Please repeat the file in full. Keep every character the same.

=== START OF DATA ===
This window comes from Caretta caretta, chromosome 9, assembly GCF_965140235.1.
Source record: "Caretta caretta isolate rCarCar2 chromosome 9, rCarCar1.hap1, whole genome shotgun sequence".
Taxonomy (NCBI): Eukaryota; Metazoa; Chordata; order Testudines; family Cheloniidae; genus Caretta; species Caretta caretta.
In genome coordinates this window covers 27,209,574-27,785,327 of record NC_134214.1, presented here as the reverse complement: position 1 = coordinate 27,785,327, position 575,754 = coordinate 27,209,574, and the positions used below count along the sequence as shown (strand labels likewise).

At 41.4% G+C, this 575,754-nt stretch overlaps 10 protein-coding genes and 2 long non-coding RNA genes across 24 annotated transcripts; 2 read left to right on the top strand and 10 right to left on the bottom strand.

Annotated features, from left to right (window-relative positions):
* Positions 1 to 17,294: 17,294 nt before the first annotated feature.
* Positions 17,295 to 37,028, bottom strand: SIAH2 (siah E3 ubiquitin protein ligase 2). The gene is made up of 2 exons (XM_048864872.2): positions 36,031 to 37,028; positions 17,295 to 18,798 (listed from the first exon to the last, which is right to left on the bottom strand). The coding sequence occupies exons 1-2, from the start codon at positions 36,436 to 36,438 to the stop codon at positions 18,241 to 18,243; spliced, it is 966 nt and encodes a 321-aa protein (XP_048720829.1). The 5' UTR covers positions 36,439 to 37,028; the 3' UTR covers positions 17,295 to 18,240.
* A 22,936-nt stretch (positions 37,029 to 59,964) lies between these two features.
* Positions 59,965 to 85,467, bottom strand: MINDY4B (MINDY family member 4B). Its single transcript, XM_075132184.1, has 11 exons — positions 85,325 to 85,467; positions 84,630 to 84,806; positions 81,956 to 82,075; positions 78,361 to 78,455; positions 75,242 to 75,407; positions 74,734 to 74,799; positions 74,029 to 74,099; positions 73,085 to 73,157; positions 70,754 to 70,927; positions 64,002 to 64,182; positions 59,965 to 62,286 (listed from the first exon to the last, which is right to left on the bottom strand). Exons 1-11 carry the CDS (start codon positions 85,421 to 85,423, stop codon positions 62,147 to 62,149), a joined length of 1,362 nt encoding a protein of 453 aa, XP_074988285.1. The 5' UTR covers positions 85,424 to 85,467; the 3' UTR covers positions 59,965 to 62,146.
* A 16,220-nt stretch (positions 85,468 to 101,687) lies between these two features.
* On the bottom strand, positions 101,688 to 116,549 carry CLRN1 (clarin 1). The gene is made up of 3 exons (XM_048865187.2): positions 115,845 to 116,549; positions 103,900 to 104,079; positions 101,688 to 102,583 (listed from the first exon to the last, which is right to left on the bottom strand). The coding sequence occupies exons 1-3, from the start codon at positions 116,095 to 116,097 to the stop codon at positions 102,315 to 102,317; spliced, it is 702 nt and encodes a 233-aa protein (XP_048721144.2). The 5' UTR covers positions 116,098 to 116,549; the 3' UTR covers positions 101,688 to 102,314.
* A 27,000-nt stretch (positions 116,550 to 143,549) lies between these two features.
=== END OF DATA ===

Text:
This window comes from Caretta caretta, chromosome 9, assembly GCF_965140235.1.
Source record: "Caretta caretta isolate rCarCar2 chromosome 9, rCarCar1.hap1, whole genome shotgun sequence".
Taxonomy (NCBI): Eukaryota; Metazoa; Chordata; order Testudines; family Cheloniidae; genus Caretta; species Caretta caretta.
In genome coordinates this window covers 27,209,574-27,785,327 of record NC_134214.1, presented here as the reverse complement: position 1 = coordinate 27,785,327, position 575,754 = coordinate 27,209,574, and the positions used below count along the sequence as shown (strand labels likewise).

At 41.4% G+C, this 575,754-nt stretch overlaps 10 protein-coding genes and 2 long non-coding RNA genes across 24 annotated transcripts; 2 read left to right on the top strand and 10 right to left on the bottom strand.

Annotated features, from left to right (window-relative positions):
* Positions 1 to 17,294: 17,294 nt before the first annotated feature.
* Positions 17,295 to 37,028, bottom strand: SIAH2 (siah E3 ubiquitin protein ligase 2). The gene is made up of 2 exons (XM_048864872.2): positions 36,031 to 37,028; positions 17,295 to 18,798 (listed from the first exon to the last, which is right to left on the bottom strand). The coding sequence occupies exons 1-2, from the start codon at positions 36,436 to 36,438 to the stop codon at positions 18,241 to 18,243; spliced, it is 966 nt and encodes a 321-aa protein (XP_048720829.1). The 5' UTR covers positions 36,439 to 37,028; the 3' UTR covers positions 17,295 to 18,240.
* A 22,936-nt stretch (positions 37,029 to 59,964) lies between these two features.
* Positions 59,965 to 85,467, bottom strand: MINDY4B (MINDY family member 4B). Its single transcript, XM_075132184.1, has 11 exons — positions 85,325 to 85,467; positions 84,630 to 84,806; positions 81,956 to 82,075; positions 78,361 to 78,455; positions 75,242 to 75,407; positions 74,734 to 74,799; positions 74,029 to 74,099; positions 73,085 to 73,157; positions 70,754 to 70,927; positions 64,002 to 64,182; positions 59,965 to 62,286 (listed from the first exon to the last, which is right to left on the bottom strand). Exons 1-11 carry the CDS (start codon positions 85,421 to 85,423, stop codon positions 62,147 to 62,149), a joined length of 1,362 nt encoding a protein of 453 aa, XP_074988285.1. The 5' UTR covers positions 85,424 to 85,467; the 3' UTR covers positions 59,965 to 62,146.
* A 16,220-nt stretch (positions 85,468 to 101,687) lies between these two features.
* On the bottom strand, positions 101,688 to 116,549 carry CLRN1 (clarin 1). The gene is made up of 3 exons (XM_048865187.2): positions 115,845 to 116,549; positions 103,900 to 104,079; positions 101,688 to 102,583 (listed from the first exon to the last, which is right to left on the bottom strand). The coding sequence occupies exons 1-3, from the start codon at positions 116,095 to 116,097 to the stop codon at positions 102,315 to 102,317; spliced, it is 702 nt and encodes a 233-aa protein (XP_048721144.2). The 5' UTR covers positions 116,098 to 116,549; the 3' UTR covers positions 101,688 to 102,314.
* A 27,000-nt stretch (positions 116,550 to 143,549) lies between these two features.